Third-year human-kinetics student Samuel Dixon, a six-year veteran of body-building, is the perfect example of an accomplished athlete with the drive and determination needed to practise a sport that requires tremendous personal discipline and focus.
Indeed, while juggling full-time studies, a steady girlfriend, competitions, a strict diet, a job at Hyperforme Nutrition and a demanding training regimen, Samuel managed to earn the title of IDFA Pro only two years after setting his sights on that objective.
International Drug Free Athletics (IDFA) is among only a handful of body-building federations that promote the sport as an entirely healthy and natural discipline. Though he could easily succumb to the pressures of competing and take the easy road by consuming certain substances, Samuel is determined to produce his results through nothing other than personal effort.
“It’s important for me to keep my values in mind and the reasons I’m doing what I’m doing: because it’s a sport I like and it’s a lifestyle I like—it’s not necessarily about winning, but about being the best that I can with the capacities I have,” explains Samuel, who wants to open his own fitness studio in a few years. “If you cheat, you betray yourself. In my own mind, I wouldn’t have any credibility if I did that.”
A typical day for Samuel looks something like this:
5 a.m.: out of bed for an hour of cardio training
Breakfast: 2/3 cup of oatmeal, eight egg whites and one whole egg
Morning: courses at uOttawa
Daytime diet: four meals made up essentially of asparagus, tilapia, grilled chicken and broccoli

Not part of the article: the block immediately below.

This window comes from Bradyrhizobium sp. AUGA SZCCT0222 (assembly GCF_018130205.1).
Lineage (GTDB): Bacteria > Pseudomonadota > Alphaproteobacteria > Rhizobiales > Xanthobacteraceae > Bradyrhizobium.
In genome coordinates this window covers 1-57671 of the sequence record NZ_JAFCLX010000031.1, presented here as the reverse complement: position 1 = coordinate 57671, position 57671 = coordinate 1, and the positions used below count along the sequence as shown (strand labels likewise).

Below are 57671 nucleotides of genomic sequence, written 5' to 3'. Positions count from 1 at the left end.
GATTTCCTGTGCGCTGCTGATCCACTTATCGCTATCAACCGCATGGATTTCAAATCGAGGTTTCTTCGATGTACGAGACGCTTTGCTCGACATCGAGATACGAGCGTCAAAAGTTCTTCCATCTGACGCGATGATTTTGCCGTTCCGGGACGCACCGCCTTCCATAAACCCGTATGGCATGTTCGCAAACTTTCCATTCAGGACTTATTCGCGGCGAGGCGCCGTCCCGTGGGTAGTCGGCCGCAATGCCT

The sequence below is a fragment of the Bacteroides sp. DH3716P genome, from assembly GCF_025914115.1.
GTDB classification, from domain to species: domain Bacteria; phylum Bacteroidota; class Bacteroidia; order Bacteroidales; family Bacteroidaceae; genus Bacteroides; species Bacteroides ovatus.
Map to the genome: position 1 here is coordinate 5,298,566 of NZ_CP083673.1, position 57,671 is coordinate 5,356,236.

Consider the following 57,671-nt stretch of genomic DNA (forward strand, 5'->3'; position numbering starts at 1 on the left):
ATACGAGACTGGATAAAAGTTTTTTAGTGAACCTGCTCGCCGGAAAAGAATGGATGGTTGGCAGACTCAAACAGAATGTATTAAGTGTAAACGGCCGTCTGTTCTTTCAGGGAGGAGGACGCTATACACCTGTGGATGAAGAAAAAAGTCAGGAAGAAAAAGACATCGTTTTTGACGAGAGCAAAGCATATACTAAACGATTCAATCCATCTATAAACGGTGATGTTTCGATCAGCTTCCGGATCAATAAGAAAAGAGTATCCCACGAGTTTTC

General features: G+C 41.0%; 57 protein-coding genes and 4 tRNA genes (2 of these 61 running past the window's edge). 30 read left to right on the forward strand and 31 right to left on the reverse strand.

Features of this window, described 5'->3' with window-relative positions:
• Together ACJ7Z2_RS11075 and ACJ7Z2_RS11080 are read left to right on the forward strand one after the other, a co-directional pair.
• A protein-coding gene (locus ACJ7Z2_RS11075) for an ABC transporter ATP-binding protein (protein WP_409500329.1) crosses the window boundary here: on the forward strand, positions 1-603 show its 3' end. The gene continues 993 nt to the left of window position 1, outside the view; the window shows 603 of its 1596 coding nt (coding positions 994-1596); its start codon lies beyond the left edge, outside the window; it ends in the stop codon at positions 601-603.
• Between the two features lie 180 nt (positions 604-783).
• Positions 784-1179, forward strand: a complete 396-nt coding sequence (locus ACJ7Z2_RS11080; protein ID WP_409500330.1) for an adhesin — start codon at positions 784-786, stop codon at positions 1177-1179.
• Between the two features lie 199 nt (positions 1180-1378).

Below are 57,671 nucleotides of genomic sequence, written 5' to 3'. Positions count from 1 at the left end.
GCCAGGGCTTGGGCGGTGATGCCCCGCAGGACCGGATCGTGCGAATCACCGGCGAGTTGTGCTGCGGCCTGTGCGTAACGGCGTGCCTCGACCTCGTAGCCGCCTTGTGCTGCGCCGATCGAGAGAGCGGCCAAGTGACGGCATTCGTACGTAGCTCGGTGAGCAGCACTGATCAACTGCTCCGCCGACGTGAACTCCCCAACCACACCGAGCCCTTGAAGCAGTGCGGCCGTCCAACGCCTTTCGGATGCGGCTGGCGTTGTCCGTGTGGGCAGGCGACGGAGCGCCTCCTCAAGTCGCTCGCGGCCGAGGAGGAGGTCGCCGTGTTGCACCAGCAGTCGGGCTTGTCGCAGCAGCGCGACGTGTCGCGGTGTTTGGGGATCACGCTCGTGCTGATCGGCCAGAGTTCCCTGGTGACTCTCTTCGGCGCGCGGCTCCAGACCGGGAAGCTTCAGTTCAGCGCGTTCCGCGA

Evening: 90 minutes of weight training
Supper: five rice cakes and a protein drink
9 p.m.: bed time
Not surprisingly, Samuel long ago eliminated alcohol and late-night outings from his routine. “I’m not interested in heading out to the clubs. I prefer spending time with the people I like, going to bed early and heading to the gym the next morning,” says the athlete, who has even been sponsored by Blue Star Neutraceuticals. “Even during the tougher moments, I’ve never considered quitting, because you learn to discipline yourself as the years go by.”
Still, few people would be able to follow the path Samuel did to get to where he is and to perform at the level he does today. “I started training six years ago and I was hooked right away. The sport is actually an amazing science, so on top of working out every day, I had to start reading everything I could on nutrition and fitness,” he adds. “It’s a huge personal challenge that calls for rock-solid discipline 24 hours a day.”
Samuel would be happy to answer your questions or your requests for personal training through his email.
If you know a student who has done something interesting and who would be willing to share his or her story with the University community, please contact Nadia Gervais, E-Communications Officer.